We recently marked the one year anniversary of the highly publicized EMV liability shift, which was viewed by many as the deadline for migrating payment card systems to EMV technology. Although progress has been made, the task is far from complete for many stakeholders.
With the majority of US payments cards in use being chip-enabled, EMV cards now represent about three-quarters of purchase volume. While roughly one-third of US merchants have enabled EMV at their point of sale (POS) terminals, only 30 percent of Visa’s credit card transactions are running through a full “chip-on-chip” experience. Debit card rates are only half of that level that. While the underlying EMV picture is somewhat rosier than many of the recent headlines would indicate, there is still more work to be done, particularly among small merchants and the processors supporting them.
Making a Huge Task a Bit Smaller
EMV migration can seem like a daunting task, particularly in the light of the wide scope of this labor-intensive (and arguably non-revenue producing, but fraud reducing) project. A little known fact about EMV, however, is that not every aspect is mandatory.
The US Payments Forum, a cross-industry body focused on supporting the EMV implementation steps, has published The EMV Minimum Requirements Matrix, which provides guidance on the least complex way to deploy EMV. This matrix covers all payment networks and offers a comprehensive view for stakeholders spanning the payments ecosystem.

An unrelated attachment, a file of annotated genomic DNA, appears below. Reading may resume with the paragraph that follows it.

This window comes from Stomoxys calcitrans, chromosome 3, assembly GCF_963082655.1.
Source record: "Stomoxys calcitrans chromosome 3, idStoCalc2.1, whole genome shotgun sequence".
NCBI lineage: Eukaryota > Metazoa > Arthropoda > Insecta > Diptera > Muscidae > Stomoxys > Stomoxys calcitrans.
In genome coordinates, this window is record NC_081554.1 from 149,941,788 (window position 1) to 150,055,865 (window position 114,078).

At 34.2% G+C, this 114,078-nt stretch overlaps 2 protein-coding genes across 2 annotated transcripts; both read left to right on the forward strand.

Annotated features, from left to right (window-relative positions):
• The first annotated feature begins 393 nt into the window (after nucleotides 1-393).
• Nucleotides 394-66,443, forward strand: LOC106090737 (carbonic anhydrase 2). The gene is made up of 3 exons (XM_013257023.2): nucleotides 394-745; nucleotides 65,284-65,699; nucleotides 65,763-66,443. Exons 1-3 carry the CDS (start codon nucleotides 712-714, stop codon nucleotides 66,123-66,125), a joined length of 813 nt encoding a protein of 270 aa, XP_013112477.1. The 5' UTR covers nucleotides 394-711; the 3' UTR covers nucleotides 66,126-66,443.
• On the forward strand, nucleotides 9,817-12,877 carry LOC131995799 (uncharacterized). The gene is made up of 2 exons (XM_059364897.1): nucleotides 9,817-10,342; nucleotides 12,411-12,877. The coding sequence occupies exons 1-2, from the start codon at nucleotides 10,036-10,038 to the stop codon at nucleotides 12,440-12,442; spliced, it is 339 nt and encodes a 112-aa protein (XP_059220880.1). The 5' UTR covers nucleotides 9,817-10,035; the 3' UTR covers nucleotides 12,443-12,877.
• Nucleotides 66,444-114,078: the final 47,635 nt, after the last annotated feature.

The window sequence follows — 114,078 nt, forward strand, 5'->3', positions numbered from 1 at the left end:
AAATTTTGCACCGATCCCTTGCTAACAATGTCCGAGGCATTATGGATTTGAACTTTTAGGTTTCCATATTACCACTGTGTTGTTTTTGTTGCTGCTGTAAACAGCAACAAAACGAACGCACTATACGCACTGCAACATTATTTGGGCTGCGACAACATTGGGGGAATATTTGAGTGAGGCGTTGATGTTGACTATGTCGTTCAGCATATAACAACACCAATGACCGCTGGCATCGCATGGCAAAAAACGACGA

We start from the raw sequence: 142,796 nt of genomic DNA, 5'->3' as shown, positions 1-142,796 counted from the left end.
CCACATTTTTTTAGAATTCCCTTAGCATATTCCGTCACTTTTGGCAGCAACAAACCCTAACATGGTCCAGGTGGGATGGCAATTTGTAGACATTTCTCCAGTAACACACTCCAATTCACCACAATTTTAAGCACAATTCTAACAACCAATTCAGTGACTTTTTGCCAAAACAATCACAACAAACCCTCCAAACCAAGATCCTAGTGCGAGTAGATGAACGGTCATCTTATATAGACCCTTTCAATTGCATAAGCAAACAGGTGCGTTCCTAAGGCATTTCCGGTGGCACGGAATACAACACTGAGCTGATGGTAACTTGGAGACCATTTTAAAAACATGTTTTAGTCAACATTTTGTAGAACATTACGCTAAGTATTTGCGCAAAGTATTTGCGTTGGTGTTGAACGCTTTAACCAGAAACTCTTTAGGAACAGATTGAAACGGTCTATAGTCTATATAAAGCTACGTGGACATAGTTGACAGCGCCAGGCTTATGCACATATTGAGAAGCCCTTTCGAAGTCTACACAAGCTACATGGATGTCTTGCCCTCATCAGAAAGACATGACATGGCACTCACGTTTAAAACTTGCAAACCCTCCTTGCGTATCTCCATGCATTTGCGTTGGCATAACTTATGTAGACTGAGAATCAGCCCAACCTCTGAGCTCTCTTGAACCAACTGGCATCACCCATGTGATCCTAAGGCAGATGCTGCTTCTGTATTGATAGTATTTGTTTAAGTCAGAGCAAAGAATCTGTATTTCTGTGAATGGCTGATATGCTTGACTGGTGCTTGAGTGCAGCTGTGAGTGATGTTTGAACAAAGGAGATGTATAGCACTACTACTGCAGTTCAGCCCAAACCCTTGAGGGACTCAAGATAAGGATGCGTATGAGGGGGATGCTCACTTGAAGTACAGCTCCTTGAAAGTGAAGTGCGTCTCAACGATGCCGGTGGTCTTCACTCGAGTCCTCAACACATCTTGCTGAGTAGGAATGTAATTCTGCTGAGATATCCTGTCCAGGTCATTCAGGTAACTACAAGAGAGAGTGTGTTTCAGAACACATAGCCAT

The multi-tabbed Excel spreadsheet contains a wealth of information and is relatively easy to navigate with a little practice. Users will see mandatory EMV attributes are noted with check marks. By clarifying which attributes are optional, stakeholders can then focus on the features important to them given their business model and customer demographics. After all, there’s no reason to implement card features that customers are not going to use. It also empowers product teams to make informed decisions on where it is worthwhile to go above and beyond minimum requirements.
The EMV migration remains a significant undertaking, but the minimum requirements matrix can make it more manageable. Deploying robust automated testing software, with pre-set test script libraries and reporting packages, can also remove much of the pain from the process.
A July update to the matrix even incorporates requirements for recently announced EMV enhancements from the major card networks (under the names Quick Chip, MChip, etc.) to address market concerns about processing times.
ATMs – The Next Frontier
The EMV liability shift for MasterCard US ATMs occurred this October 21, so ATMs are likely a top-of-mind issue for many readers. The US Payment Forums minimum requirements workbook includes one tab that explicitly addresses ATM terminals. Visa’s ATM liability shift takes effect in October 2017, but most experts agree the majority of the effort is best undertaken now.
Although EMV readiness at the ATM has outpaced POS terminals, (there are far fewer ATMs than POS terminals to address and fewer ATM operators than merchants to engage) industry surveys indicate nearly half of these migrations will also extend into 2017 and beyond.
There is no shortage of ongoing work on the EMV front. However, using the matrix created by the Forum is priceless in helping prioritize that work while also avoiding extra effort not necessary for the environment under consideration.